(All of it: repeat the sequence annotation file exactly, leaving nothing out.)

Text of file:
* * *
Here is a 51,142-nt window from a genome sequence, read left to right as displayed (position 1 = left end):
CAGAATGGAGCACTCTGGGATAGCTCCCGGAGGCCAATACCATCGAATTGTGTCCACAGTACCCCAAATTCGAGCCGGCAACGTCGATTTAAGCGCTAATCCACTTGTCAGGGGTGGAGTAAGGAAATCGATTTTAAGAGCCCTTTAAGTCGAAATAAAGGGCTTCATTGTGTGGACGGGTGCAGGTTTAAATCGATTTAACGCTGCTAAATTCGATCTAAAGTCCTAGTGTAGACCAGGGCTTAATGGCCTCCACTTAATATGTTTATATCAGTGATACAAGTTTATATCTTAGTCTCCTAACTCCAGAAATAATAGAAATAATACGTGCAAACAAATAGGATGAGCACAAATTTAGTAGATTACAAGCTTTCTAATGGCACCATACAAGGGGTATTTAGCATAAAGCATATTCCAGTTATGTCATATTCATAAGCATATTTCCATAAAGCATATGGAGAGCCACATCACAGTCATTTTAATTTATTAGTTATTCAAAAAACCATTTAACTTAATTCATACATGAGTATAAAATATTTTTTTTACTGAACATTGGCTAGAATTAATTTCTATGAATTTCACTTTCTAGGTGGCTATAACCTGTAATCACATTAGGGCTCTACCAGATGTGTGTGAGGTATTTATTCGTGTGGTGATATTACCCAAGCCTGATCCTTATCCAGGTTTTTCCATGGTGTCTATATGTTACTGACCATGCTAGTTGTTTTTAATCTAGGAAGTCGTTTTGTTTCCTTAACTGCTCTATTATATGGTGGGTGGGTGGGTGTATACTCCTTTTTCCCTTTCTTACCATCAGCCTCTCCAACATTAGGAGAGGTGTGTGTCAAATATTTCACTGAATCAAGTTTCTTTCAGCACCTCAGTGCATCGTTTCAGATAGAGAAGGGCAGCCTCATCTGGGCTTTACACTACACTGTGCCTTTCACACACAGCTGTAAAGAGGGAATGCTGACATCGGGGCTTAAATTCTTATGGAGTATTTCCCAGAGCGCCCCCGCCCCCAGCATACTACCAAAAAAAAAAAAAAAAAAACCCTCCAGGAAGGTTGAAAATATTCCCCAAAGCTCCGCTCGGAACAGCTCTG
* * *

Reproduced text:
Here is a 51,142-nt window from a genome sequence, read left to right as displayed (position 1 = left end):
CAGAATGGAGCACTCTGGGATAGCTCCCGGAGGCCAATACCATCGAATTGTGTCCACAGTACCCCAAATTCGAGCCGGCAACGTCGATTTAAGCGCTAATCCACTTGTCAGGGGTGGAGTAAGGAAATCGATTTTAAGAGCCCTTTAAGTCGAAATAAAGGGCTTCATTGTGTGGACGGGTGCAGGTTTAAATCGATTTAACGCTGCTAAATTCGATCTAAAGTCCTAGTGTAGACCAGGGCTTAATGGCCTCCACTTAATATGTTTATATCAGTGATACAAGTTTATATCTTAGTCTCCTAACTCCAGAAATAATAGAAATAATACGTGCAAACAAATAGGATGAGCACAAATTTAGTAGATTACAAGCTTTCTAATGGCACCATACAAGGGGTATTTAGCATAAAGCATATTCCAGTTATGTCATATTCATAAGCATATTTCCATAAAGCATATGGAGAGCCACATCACAGTCATTTTAATTTATTAGTTATTCAAAAAACCATTTAACTTAATTCATACATGAGTATAAAATATTTTTTTTACTGAACATTGGCTAGAATTAATTTCTATGAATTTCACTTTCTAGGTGGCTATAACCTGTAATCACATTAGGGCTCTACCAGATGTGTGTGAGGTATTTATTCGTGTGGTGATATTACCCAAGCCTGATCCTTATCCAGGTTTTTCCATGGTGTCTATATGTTACTGACCATGCTAGTTGTTTTTAATCTAGGAAGTCGTTTTGTTTCCTTAACTGCTCTATTATATGGTGGGTGGGTGGGTGTATACTCCTTTTTCCCTTTCTTACCATCAGCCTCTCCAACATTAGGAGAGGTGTGTGTCAAATATTTCACTGAATCAAGTTTCTTTCAGCACCTCAGTGCATCGTTTCAGATAGAGAAGGGCAGCCTCATCTGGGCTTTACACTACACTGTGCCTTTCACACACAGCTGTAAAGAGGGAATGCTGACATCGGGGCTTAAATTCTTATGGAGTATTTCCCAGAGCGCCCCCGCCCCCAGCATACTACCAAAAAAAAAAAAAAAAAAACCCTCCAGGAAGGTTGAAAATATTCCCCAAAGCTCCGCTCGGAACAGCTCTG